The Wellesley Inn, in all its former glory (Wellesley, MA)

The Wellesley Inn, in all its former glory (photo credit: Jennifer Emmer)

WELLESLEY, MASSACHUSETTS:  Little did I know when I snapped this picture in 2005, it would be the last one I ever took of the Wellesley Inn.

This is a little like reminiscing about the horses, after the barn door has been opened…..but I feel I must, for my own peace of mind, blog about this. Maybe it’s because I’m 3,000 miles away, so I didn’t get to hear any grass-roots rumblings, but it seems like The Wellesley Inn was torn down with nary a whimper from any of her gentle townsfolk. In researching this debacle, however, I now discover that the Wellesley Country Clubhouse/Original Town Hall/Poor Farm building has gone the way of the buffalo too?

Good Lord, people! Wake up!

Wellesley Inn History: Built by Boston lawyer Henry Fowle Durant, the stately white Colonial inn has overlooked downtown Wellesley since 1860. Durant used it as a summer home for his wife and 5 year old son.  After his son died of diptheria a few years later, a devastated Durant left his law practice to become an evangelist. He ultimately founded Wellesley Female Seminary in 1870, which later become Wellesley College.

Durant also founded the literary society of Phi Sigma, designed to promote social and academic development. Tea parties were a favorite social event of the society, and students rented part of the inn for their gatherings.

The Wellesley Inn, in an old postcard (Wellesley, MA)

The Wellesley Inn, in an old postcard

Activities in the Tea Toom eventually become an “informal club” of sorts. Tea Room manager, Mary Esther Chase said the “college girls flocked for ‘afternoon tea’, ‘ice cream and spreads’ of various kinds. When out-of-town friends came to visit, they were taken to ‘The Tea Room’ for their meals.”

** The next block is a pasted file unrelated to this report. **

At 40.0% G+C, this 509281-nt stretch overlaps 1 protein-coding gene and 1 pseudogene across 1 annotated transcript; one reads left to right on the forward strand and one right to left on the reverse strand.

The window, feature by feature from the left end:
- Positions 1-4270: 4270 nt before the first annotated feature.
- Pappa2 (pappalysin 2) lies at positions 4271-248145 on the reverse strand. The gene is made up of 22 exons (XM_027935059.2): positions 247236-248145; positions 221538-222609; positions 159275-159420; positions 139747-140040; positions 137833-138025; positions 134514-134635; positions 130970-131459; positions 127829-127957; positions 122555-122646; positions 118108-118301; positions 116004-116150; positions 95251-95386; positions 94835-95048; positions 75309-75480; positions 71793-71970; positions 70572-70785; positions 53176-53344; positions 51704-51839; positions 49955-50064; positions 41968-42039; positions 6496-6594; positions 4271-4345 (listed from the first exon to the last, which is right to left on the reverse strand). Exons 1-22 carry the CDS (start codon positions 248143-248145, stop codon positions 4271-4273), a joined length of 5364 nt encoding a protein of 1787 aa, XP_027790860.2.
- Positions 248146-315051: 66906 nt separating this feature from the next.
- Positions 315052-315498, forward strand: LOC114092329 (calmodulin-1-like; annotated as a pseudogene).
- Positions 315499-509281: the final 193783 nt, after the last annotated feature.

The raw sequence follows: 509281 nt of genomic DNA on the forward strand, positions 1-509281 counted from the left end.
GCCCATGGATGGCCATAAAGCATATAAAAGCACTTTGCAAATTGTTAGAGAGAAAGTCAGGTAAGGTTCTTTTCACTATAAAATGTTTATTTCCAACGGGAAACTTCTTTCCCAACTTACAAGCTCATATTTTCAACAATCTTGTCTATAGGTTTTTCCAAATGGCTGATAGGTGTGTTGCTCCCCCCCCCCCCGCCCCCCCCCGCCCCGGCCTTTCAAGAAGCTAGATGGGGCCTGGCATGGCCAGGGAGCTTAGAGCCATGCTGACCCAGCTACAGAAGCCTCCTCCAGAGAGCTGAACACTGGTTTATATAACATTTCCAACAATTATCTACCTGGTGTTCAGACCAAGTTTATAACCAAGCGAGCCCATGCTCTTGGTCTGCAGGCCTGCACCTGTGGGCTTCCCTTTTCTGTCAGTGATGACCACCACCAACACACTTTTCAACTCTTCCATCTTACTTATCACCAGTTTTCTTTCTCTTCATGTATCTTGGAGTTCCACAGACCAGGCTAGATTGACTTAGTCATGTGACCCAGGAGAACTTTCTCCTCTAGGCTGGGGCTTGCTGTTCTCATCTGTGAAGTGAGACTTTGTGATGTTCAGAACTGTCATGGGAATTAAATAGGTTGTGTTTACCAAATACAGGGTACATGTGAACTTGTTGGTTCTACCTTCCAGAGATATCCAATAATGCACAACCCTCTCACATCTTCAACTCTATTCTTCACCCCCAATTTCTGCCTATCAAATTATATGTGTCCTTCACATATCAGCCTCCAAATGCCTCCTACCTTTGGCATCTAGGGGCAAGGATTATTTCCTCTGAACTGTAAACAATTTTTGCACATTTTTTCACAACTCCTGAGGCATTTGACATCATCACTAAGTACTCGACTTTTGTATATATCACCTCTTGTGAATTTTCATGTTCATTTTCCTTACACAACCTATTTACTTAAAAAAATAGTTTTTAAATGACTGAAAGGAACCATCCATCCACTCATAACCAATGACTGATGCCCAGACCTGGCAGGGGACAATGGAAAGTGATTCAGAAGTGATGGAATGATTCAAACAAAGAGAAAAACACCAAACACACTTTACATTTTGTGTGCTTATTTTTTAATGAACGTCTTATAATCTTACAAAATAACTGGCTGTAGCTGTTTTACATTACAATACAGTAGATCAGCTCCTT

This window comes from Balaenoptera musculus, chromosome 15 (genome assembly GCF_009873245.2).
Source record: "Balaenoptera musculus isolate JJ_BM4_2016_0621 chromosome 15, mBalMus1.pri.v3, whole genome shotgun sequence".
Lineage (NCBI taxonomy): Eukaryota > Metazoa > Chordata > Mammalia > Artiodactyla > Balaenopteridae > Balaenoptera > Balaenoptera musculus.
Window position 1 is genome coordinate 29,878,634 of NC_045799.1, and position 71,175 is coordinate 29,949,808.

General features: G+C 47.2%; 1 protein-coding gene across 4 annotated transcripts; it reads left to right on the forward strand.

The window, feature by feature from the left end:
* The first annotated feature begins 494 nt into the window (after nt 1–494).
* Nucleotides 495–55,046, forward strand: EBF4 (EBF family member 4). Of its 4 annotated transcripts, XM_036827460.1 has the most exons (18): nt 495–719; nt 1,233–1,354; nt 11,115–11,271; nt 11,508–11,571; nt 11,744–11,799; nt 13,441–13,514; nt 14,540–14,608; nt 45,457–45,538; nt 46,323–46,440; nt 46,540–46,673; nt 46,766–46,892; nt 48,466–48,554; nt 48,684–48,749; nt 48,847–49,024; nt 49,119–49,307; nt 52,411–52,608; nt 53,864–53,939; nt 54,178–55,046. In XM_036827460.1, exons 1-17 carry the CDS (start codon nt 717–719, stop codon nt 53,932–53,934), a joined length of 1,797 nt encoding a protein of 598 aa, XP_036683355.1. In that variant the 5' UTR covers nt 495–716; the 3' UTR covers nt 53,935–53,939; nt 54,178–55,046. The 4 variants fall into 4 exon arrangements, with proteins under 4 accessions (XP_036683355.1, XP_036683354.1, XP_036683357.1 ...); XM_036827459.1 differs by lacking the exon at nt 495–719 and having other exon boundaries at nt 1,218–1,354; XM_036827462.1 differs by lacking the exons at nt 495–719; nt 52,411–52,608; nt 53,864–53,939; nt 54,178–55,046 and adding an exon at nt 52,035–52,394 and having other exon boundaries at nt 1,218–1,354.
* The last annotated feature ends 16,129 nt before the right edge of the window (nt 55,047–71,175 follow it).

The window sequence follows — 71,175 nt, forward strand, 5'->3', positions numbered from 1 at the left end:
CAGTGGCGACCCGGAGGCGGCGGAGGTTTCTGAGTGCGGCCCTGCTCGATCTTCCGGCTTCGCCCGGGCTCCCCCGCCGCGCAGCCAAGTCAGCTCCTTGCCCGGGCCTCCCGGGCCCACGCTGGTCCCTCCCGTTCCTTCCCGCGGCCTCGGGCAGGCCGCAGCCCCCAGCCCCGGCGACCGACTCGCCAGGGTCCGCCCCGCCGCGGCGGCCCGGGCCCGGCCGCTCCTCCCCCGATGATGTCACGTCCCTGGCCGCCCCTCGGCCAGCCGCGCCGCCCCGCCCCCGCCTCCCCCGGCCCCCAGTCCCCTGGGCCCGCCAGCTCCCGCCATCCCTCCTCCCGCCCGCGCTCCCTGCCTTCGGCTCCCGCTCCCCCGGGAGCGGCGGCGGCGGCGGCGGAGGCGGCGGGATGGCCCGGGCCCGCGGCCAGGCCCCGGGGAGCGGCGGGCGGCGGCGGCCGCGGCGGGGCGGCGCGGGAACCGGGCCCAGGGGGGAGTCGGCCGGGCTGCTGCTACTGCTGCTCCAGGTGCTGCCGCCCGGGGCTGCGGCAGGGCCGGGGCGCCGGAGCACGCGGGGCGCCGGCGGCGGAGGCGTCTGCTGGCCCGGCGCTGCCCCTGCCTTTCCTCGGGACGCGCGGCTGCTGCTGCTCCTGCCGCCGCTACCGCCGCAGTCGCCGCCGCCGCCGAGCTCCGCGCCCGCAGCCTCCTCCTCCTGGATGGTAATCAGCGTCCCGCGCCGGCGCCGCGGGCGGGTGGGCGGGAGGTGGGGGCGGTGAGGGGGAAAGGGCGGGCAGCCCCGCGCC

Chase and her business partner, Clara Hathorne Shaw, put together a design plan for “The Wellesley Tea Room Corporation” and by selling shares of stock for $5,  they had enough money to purchase the house itself in 1901. That same year they began taking in lodgers.

The public side included a “cozy reception room, hall, toilet room, and dining room” where they served “luscious griddle cakes and fudge ice cream”.

By the way, many stories claim that fudge was invented at either Vassar, Smith or Wellesley. Here is an original 1886 Fudge Recipe from Emelyn B. Hartridge of Vassar College.

The student half of the inn, on the right, included a reception hall, living room and dining room with Flemish oak paneling, arts and crafts tables, and ”big palms”. In 1914, the inn was sold to Jeremiah Bransfield, whose family managed it for 50 years. They also added the distinctive pillars along the front porch, according to the Wellesley Historical Society.

My friend Danielle, inside the Wellesley Inn, 2005

My friend Danielle, inside the Wellesley Inn, 2005

In 1960, the Bransfields sold the inn to William W. White, who refurbished the building, added a motel wing, and opened a tavern near the back. On a personal note, I spent many a happy evening with my high school chums in that old tavern. It was dark as a tomb, and the wooden paneling and low ceilings made it feel like you had just stepped into a pub in England.

The Treadway Corp. managed the property for years, before White sold it in 2005. Unbeknownst to me (until it was too late), 146 years of history went up in the puff of smoke in 2006.

I could rant on about this, but the damage is done. It seems some other folks are just as bent out of shape as I am about this:

Buffum: How and why we need to preserve for the generations to come

Letter: Where’s the outcry? Where’s the protection?

Oh, and next on the chopping block? My old alma mater, Wellesley High School. Art Deco. Built in 1938. “Perfectly good” as my dad would say.

Have at it:

Save Wellesley High School

If you know of any historic buildings in imminent danger, please let me know by email at preservation@usa.com or on Twitter at: http://twitter.com/preservation.